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Old 15-08-2018, 13:16   #31
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Re: Never seen this. What is it?

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Originally Posted by az_r2d1 View Post
It doesn't need sumo wrestlers, 4 people can make it move easily.
It's A Dutch ship btw, and the older ones were made of wood.

Back when ships were made of wood and men were made of steel.
Yes, I know they're Dutch ships, but the iron their hulls are made of is usually referred to as "Swedish Iron" because it was soft enough to be cold-formed and cold-riveted by hand when industrial facilities were unavailable. Don't forget that many of these were one-off backyard builds.

The "poles" shown might also be those used to push the normally self-tacking foresail out when rounding a marker, I don't know, but I still think that "poling" a Skutze (much less a Tjalk) would be akin to trying to push start a Freightliner.
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Old 15-08-2018, 13:43   #32
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Re: Never seen this. What is it?

The Tjalk my friend owns is about 90 feet. The boat is based in Muiden, near Amsterdam as many others are as well. Once a year, at the end of the season they have a two day race, and the year I raced with her, she placed first in her class. I was amazed at all the sails the boat carried and yes, to sail it fast you need alot of crew, we had about 12. When the wind gets up to about beaufort 4 and alot of sails are hoisted I felt the boat was surprisingly fast. We passed many modern monohull sloops one day in particular.
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Old 15-08-2018, 13:45   #33
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Re: Never seen this. What is it?

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I had no idea, however I can assume Neeltje knows what itís made from.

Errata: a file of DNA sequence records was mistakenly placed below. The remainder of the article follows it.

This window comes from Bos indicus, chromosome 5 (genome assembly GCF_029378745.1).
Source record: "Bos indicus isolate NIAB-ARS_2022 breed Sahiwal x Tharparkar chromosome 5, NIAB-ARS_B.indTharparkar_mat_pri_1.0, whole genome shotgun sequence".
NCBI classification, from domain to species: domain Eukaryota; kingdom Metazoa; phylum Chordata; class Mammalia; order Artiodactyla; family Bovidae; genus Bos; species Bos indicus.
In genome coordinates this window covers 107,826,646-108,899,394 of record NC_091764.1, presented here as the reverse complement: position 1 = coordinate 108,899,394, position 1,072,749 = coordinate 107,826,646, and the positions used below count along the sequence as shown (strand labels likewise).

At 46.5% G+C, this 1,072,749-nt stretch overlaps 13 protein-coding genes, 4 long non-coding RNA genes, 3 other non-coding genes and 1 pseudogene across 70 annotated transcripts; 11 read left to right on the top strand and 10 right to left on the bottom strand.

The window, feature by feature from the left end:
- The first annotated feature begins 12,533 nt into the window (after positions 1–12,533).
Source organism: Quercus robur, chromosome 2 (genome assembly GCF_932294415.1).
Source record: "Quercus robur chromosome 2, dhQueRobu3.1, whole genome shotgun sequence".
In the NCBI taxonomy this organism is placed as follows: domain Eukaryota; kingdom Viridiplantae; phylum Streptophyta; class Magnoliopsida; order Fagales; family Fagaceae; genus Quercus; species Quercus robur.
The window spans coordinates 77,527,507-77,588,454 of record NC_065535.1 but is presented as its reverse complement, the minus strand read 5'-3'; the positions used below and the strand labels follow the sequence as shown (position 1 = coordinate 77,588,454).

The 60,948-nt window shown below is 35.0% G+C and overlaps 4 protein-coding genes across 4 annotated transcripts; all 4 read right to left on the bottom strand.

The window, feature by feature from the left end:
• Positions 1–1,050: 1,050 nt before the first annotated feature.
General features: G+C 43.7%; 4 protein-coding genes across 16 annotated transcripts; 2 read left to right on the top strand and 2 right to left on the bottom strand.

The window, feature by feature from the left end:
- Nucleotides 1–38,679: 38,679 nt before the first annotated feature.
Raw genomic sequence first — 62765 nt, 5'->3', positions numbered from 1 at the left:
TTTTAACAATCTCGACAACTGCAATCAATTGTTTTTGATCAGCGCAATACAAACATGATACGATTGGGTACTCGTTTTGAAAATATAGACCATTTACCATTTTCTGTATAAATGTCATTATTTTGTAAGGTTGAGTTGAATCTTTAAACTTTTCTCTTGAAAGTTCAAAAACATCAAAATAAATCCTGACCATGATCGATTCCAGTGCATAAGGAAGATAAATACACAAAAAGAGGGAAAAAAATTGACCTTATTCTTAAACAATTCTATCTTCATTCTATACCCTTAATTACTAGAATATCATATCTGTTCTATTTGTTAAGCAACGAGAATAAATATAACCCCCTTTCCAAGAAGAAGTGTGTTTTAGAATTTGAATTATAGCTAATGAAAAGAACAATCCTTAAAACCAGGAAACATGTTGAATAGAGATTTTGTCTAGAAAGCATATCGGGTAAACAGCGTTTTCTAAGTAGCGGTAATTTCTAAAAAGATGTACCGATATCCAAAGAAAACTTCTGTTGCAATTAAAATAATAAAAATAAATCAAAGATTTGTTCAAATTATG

I didnít know how many were in actual use anymore, but assume likely quite a few are being lived in?
FWIW, the Skutzes you see in the various racing videos have kept their original configuration, with an open hold covered by planks and tarps, full rigging, tiller steering, and no motor.

Most of the (larger) Tjalks were scuttled by the Dutch during WWII to prevent the Germans from using them as troop ships for their invasion of England, and the remaining ones are the ones that have most often been motorized and transformed into canal "houseboats", where all the rigging (leeboards included) have been removed, and a full-length cabin has been tacked on to the open hull.

Mine, for example, was originally a manure barge built 10 years before the sinking of the Titanic. It now has 8' ceilings in the salon, dual-zone AC and over 500 sq. ft. of living space.
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Old 15-08-2018, 14:01   #34
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Re: Never seen this. What is it?

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Yes, I know they're Dutch ships, but the iron their hulls are made of is usually referred to as "Swedish Iron" because it was soft enough to be cold-formed and cold-riveted by hand when industrial facilities were unavailable. Don't forget that many of these were one-off backyard builds.

The "poles" shown might also be those used to push the normally self-tacking foresail out when rounding a marker, I don't know, but I still think that "poling" a Skutze (much less a Tjalk) would be akin to trying to push start a Freightliner.
I know it works because I've done it. You won't go fast but once it's moving it is very easy.
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Old 15-08-2018, 15:17   #35
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Never seen this. What is it?

If you look at old photos youíll find lots of pictures of Canal barges loaded with huge, heavy loads like granite rocks etc being pulled along by a couple of donkeys.
There has to be enormous inertia, but once overcome, it seems to not take too much force to maintain a slow pace
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